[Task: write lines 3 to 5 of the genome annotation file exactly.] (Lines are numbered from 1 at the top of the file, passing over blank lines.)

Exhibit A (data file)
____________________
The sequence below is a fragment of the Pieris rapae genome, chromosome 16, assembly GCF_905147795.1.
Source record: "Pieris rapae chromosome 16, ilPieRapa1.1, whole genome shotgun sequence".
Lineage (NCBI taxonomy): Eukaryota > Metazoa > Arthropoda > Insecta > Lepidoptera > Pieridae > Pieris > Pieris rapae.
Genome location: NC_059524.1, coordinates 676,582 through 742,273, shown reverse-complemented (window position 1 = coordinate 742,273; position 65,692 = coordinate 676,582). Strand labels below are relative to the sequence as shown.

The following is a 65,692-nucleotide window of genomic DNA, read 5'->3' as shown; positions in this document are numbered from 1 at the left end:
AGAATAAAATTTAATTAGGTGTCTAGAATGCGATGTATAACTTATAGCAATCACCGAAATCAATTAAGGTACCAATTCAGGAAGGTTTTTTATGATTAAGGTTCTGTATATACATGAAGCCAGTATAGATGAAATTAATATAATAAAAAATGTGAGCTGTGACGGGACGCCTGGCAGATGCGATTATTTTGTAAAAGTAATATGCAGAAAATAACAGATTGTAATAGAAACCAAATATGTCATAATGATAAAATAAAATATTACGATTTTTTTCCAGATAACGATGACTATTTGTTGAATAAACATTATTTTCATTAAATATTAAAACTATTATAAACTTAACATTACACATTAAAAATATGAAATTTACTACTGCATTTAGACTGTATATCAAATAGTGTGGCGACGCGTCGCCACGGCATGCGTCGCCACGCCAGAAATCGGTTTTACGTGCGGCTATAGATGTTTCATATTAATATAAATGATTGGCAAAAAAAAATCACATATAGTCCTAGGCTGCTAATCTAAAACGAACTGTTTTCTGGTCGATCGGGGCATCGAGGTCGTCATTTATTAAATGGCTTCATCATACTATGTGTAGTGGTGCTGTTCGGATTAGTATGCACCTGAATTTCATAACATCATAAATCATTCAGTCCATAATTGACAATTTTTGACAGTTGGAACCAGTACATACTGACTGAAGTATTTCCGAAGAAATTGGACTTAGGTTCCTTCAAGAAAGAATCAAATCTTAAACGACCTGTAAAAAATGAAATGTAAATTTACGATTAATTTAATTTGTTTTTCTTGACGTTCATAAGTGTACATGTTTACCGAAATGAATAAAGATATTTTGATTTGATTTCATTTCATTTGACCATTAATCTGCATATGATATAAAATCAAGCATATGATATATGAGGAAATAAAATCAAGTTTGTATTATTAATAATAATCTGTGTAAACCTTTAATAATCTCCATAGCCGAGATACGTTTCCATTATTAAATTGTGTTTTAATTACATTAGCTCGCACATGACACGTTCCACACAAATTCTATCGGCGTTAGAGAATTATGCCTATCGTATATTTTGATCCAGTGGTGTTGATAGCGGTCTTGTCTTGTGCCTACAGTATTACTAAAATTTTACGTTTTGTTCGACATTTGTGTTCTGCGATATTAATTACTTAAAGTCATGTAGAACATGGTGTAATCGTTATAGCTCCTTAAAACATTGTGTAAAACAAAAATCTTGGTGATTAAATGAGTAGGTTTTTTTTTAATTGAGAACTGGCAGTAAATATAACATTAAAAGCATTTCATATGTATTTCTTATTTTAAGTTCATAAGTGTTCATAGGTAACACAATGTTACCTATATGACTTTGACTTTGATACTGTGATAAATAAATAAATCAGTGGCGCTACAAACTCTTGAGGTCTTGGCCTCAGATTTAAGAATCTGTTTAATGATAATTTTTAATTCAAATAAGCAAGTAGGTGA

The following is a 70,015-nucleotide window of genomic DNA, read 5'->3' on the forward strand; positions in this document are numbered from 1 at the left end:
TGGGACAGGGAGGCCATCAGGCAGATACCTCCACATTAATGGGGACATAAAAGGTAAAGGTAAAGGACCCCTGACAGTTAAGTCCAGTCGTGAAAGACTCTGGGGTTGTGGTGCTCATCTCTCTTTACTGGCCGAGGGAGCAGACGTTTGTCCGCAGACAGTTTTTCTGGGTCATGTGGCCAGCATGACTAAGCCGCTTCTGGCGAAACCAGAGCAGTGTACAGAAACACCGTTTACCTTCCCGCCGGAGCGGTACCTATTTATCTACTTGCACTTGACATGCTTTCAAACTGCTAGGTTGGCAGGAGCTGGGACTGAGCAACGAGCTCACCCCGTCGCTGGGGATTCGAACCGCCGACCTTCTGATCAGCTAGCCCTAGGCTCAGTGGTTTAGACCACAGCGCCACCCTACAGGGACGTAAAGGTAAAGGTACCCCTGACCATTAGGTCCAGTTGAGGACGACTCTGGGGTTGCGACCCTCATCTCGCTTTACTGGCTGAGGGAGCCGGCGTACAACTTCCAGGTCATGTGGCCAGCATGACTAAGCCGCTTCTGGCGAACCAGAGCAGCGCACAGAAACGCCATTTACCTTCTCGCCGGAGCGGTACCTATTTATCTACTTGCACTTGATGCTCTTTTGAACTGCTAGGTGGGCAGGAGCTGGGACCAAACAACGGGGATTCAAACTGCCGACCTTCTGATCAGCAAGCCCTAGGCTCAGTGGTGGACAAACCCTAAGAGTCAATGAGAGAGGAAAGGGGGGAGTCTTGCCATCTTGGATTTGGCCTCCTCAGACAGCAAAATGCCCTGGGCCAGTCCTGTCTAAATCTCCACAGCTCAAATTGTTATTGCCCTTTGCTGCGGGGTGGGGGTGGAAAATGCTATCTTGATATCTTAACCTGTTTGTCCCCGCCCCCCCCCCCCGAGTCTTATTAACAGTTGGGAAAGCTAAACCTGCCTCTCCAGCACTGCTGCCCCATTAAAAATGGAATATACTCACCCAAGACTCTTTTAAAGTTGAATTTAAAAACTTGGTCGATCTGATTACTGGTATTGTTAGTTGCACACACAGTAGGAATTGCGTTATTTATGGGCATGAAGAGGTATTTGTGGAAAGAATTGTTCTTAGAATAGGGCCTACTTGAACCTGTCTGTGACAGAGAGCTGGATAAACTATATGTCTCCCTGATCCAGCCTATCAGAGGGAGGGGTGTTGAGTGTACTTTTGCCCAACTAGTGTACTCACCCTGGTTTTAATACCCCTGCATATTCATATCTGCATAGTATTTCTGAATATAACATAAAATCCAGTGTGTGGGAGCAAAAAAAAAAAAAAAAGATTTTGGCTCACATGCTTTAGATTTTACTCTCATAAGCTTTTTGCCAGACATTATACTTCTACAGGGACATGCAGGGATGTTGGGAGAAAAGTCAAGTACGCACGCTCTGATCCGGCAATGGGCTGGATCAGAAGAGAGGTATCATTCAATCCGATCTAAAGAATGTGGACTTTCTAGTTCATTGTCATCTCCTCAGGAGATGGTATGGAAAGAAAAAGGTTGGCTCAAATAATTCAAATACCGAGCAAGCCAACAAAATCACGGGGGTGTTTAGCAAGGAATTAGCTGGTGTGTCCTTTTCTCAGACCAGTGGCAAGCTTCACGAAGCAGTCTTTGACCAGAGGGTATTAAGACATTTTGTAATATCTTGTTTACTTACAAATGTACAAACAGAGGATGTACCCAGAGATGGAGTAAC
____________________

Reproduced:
Lineage (NCBI taxonomy): Eukaryota > Metazoa > Arthropoda > Insecta > Lepidoptera > Pieridae > Pieris > Pieris rapae.
Genome location: NC_059524.1, coordinates 676,582 through 742,273, shown reverse-complemented (window position 1 = coordinate 742,273; position 65,692 = coordinate 676,582). Strand labels below are relative to the sequence as shown.

The following is a 65,692-nucleotide window of genomic DNA, read 5'->3' as shown; positions in this document are numbered from 1 at the left end: